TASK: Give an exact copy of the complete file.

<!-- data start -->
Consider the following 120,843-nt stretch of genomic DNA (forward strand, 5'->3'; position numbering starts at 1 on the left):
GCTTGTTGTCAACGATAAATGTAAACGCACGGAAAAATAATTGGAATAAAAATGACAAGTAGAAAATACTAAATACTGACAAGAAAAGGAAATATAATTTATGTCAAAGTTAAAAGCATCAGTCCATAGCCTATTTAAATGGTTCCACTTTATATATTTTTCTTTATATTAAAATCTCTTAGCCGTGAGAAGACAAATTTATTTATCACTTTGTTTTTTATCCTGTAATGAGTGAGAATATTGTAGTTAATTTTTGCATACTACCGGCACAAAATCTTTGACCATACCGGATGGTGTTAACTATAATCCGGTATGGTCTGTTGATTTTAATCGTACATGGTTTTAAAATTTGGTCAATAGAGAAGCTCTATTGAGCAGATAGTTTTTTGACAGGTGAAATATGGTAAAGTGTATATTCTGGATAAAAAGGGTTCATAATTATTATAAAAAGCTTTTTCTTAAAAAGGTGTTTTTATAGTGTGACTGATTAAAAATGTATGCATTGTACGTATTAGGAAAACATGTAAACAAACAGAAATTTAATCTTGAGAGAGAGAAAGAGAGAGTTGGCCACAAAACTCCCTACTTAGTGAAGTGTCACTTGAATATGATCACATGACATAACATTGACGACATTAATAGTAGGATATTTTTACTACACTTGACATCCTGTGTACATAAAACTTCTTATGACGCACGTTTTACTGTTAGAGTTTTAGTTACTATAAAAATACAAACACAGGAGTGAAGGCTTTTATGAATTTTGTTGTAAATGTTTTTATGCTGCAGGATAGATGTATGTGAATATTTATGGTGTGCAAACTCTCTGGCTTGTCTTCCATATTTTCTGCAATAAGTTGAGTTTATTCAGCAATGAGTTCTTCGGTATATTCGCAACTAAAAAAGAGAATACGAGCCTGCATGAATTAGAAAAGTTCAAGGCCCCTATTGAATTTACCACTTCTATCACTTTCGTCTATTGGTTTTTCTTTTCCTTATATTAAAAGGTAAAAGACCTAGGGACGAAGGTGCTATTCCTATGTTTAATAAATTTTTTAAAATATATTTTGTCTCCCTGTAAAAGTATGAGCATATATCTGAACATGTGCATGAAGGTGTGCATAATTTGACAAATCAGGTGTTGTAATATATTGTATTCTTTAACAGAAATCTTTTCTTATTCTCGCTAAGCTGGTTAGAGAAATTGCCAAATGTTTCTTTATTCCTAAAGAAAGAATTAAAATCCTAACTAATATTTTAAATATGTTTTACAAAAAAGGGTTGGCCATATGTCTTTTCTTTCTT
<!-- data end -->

Consider the following 120,843-nt stretch of genomic DNA (forward strand, 5'->3'; position numbering starts at 1 on the left):
GCTTGTTGTCAACGATAAATGTAAACGCACGGAAAAATAATTGGAATAAAAATGACAAGTAGAAAATACTAAATACTGACAAGAAAAGGAAATATAATTTATGTCAAAGTTAAAAGCATCAGTCCATAGCCTATTTAAATGGTTCCACTTTATATATTTTTCTTTATATTAAAATCTCTTAGCCGTGAGAAGACAAATTTATTTATCACTTTGTTTTTTATCCTGTAATGAGTGAGAATATTGTAGTTAATTTTTGCATACTACCGGCACAAAATCTTTGACCATACCGGATGGTGTTAACTATAATCCGGTATGGTCTGTTGATTTTAATCGTACATGGTTTTAAAATTTGGTCAATAGAGAAGCTCTATTGAGCAGATAGTTTTTTGACAGGTGAAATATGGTAAAGTGTATATTCTGGATAAAAAGGGTTCATAATTATTATAAAAAGCTTTTTCTTAAAAAGGTGTTTTTATAGTGTGACTGATTAAAAATGTATGCATTGTACGTATTAGGAAAACATGTAAACAAACAGAAATTTAATCTTGAGAGAGAGAAAGAGAGAGTTGGCCACAAAACTCCCTACTTAGTGAAGTGTCACTTGAATATGATCACATGACATAACATTGACGACATTAATAGTAGGATATTTTTACTACACTTGACATCCTGTGTACATAAAACTTCTTATGACGCACGTTTTACTGTTAGAGTTTTAGTTACTATAAAAATACAAACACAGGAGTGAAGGCTTTTATGAATTTTGTTGTAAATGTTTTTATGCTGCAGGATAGATGTATGTGAATATTTATGGTGTGCAAACTCTCTGGCTTGTCTTCCATATTTTCTGCAATAAGTTGAGTTTATTCAGCAATGAGTTCTTCGGTATATTCGCAACTAAAAAAGAGAATACGAGCCTGCATGAATTAGAAAAGTTCAAGGCCCCTATTGAATTTACCACTTCTATCACTTTCGTCTATTGGTTTTTCTTTTCCTTATATTAAAAGGTAAAAGACCTAGGGACGAAGGTGCTATTCCTATGTTTAATAAATTTTTTAAAATATATTTTGTCTCCCTGTAAAAGTATGAGCATATATCTGAACATGTGCATGAAGGTGTGCATAATTTGACAAATCAGGTGTTGTAATATATTGTATTCTTTAACAGAAATCTTTTCTTATTCTCGCTAAGCTGGTTAGAGAAATTGCCAAATGTTTCTTTATTCCTAAAGAAAGAATTAAAATCCTAACTAATATTTTAAATATGTTTTACAAAAAAGGGTTGGCCATATGTCTTTTCTTTCTT